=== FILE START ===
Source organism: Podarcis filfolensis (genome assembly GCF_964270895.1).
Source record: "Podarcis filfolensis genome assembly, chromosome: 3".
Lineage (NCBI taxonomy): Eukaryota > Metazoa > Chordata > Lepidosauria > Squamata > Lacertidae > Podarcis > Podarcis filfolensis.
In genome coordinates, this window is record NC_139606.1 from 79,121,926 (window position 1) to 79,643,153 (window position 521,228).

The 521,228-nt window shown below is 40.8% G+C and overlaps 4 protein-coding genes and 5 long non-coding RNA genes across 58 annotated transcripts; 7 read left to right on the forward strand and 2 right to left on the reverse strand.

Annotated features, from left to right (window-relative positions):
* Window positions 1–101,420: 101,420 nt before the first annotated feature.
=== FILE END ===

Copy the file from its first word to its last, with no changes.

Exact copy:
Source organism: Podarcis filfolensis (genome assembly GCF_964270895.1).
Source record: "Podarcis filfolensis genome assembly, chromosome: 3".
Lineage (NCBI taxonomy): Eukaryota > Metazoa > Chordata > Lepidosauria > Squamata > Lacertidae > Podarcis > Podarcis filfolensis.
In genome coordinates, this window is record NC_139606.1 from 79,121,926 (window position 1) to 79,643,153 (window position 521,228).

The 521,228-nt window shown below is 40.8% G+C and overlaps 4 protein-coding genes and 5 long non-coding RNA genes across 58 annotated transcripts; 7 read left to right on the forward strand and 2 right to left on the reverse strand.

Annotated features, from left to right (window-relative positions):
* Window positions 1–101,420: 101,420 nt before the first annotated feature.